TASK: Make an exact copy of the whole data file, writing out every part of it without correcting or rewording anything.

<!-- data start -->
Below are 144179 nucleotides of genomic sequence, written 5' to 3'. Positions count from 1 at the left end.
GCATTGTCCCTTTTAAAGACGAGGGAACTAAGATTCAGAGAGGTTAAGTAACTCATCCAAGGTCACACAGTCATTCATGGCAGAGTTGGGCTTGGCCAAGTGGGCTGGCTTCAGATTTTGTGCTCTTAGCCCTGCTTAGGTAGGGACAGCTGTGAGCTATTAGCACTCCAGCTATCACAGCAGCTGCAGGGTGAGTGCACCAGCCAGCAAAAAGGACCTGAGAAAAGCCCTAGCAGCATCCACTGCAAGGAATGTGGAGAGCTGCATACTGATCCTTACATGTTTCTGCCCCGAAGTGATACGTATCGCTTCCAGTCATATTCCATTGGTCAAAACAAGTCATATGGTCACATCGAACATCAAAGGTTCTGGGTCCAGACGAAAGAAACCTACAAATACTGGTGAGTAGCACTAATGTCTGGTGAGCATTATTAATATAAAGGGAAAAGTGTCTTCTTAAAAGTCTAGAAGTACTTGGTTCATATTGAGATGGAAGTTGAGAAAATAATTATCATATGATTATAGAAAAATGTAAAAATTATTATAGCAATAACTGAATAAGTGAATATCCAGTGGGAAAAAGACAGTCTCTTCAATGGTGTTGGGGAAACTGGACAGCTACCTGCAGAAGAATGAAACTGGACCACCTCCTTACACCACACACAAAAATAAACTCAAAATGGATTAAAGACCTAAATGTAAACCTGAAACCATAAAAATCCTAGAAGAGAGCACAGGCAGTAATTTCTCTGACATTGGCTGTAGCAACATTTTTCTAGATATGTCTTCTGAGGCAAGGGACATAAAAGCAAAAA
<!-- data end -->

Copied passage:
Below are 144179 nucleotides of genomic sequence, written 5' to 3'. Positions count from 1 at the left end.
GCATTGTCCCTTTTAAAGACGAGGGAACTAAGATTCAGAGAGGTTAAGTAACTCATCCAAGGTCACACAGTCATTCATGGCAGAGTTGGGCTTGGCCAAGTGGGCTGGCTTCAGATTTTGTGCTCTTAGCCCTGCTTAGGTAGGGACAGCTGTGAGCTATTAGCACTCCAGCTATCACAGCAGCTGCAGGGTGAGTGCACCAGCCAGCAAAAAGGACCTGAGAAAAGCCCTAGCAGCATCCACTGCAAGGAATGTGGAGAGCTGCATACTGATCCTTACATGTTTCTGCCCCGAAGTGATACGTATCGCTTCCAGTCATATTCCATTGGTCAAAACAAGTCATATGGTCACATCGAACATCAAAGGTTCTGGGTCCAGACGAAAGAAACCTACAAATACTGGTGAGTAGCACTAATGTCTGGTGAGCATTATTAATATAAAGGGAAAAGTGTCTTCTTAAAAGTCTAGAAGTACTTGGTTCATATTGAGATGGAAGTTGAGAAAATAATTATCATATGATTATAGAAAAATGTAAAAATTATTATAGCAATAACTGAATAAGTGAATATCCAGTGGGAAAAAGACAGTCTCTTCAATGGTGTTGGGGAAACTGGACAGCTACCTGCAGAAGAATGAAACTGGACCACCTCCTTACACCACACACAAAAATAAACTCAAAATGGATTAAAGACCTAAATGTAAACCTGAAACCATAAAAATCCTAGAAGAGAGCACAGGCAGTAATTTCTCTGACATTGGCTGTAGCAACATTTTTCTAGATATGTCTTCTGAGGCAAGGGACATAAAAGCAAAAA